I have written about R in the past, and it is one of the hottest tools for data analysis today. To further demonstrate the power of R, I found click-through rate data on Kaggle. The dataset is over 6 gigabytes and has over 12 million rows, but I limited the data set to 2 million rows for the sake of performance in R.


First, I loaded the dataset and took a look at the first few rows to get a sense of the data. There are 24 columns: an ad id number, whether the user clicked on the ad, and various categorical variables describing where and how the ad was seen.


My area of interest was the “click” column, a binary variable where a value of 1 means that the user clicked and 0 means the user did not click. After analyzing the data, I found an overall click-through rate of 16.16 percent.

After seeing the overall click-through rate, I wanted to see it by the position of the ad, indicated by the categorical variable banner_pos. First, I got the count of each banner location (using the table function) and then looked at click-through rate by looping through the table (using the sapply function). Position 0 had a 15.2 percent click-through rate, as compared to 6 percent click-through rate for position 7. I also created a bar graph to visualize this data.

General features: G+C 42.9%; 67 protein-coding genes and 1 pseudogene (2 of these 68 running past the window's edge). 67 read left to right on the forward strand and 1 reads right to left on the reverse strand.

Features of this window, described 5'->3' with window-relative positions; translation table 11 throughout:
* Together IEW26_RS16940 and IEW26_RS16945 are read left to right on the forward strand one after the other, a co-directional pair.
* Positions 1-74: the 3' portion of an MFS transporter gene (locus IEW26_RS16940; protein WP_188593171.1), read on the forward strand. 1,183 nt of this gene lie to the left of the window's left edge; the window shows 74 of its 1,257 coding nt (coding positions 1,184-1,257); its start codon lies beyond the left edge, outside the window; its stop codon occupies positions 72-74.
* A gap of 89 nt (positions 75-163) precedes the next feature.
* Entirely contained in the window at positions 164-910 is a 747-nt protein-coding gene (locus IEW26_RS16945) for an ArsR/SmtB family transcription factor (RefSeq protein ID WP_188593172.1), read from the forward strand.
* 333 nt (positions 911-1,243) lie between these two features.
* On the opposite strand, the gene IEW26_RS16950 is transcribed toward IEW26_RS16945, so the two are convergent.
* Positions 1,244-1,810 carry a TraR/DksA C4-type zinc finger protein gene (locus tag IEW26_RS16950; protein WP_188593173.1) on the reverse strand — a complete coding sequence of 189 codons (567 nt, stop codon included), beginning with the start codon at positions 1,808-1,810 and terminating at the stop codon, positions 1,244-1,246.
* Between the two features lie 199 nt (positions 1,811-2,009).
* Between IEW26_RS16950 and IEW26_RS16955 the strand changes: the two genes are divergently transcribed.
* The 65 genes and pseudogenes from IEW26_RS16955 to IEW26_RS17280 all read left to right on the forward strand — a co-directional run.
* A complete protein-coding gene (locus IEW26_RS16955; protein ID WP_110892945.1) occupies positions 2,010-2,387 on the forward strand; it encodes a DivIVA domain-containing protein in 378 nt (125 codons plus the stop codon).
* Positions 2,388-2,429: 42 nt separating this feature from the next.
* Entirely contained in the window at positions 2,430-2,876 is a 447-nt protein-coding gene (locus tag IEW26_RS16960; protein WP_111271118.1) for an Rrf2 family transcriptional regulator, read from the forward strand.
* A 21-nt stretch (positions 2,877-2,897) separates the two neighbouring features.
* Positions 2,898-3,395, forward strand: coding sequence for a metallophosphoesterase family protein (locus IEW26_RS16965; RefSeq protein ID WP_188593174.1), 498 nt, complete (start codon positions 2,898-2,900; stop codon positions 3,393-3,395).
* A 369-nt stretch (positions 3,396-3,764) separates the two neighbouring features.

Next, I wanted to compare two banner locations at two different times of the day. So I created two subsets of data, one for 1am and another for 9am. I used that to create a bar graph; and it shows that both banner locations have higher click-through rates at 1am than 9am.


Finally, to test what variables have an effect on click-through rate, I decided to use a logistic regression. I created a new dataset of all clicks in the 1am and 9am time periods. I then created a model with inputs banner location (as a factor variable), device type (as a factor variable), and hour of day (1am or 9am, as a factor).

In looking at the regression output, different banner locations are statistically significant as compared to the base group, even controlling for time of day and device type. Device type and time of day are also statistically significant when controlling for other factors.



Hope this post was informative, enjoy.

About: Divya Parmar is a recent college graduate working in IT consulting. For more posts every week, and to subscribe to his blog, please click here.

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Tags: R, analysis, data, regression, statistics


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Comment by Denis Rasulev on October 5, 2015 at 5:42pm

Nice work! Also, may I suggest to update the name of the post to something like "Banner Clicks Analysis in R"? :)

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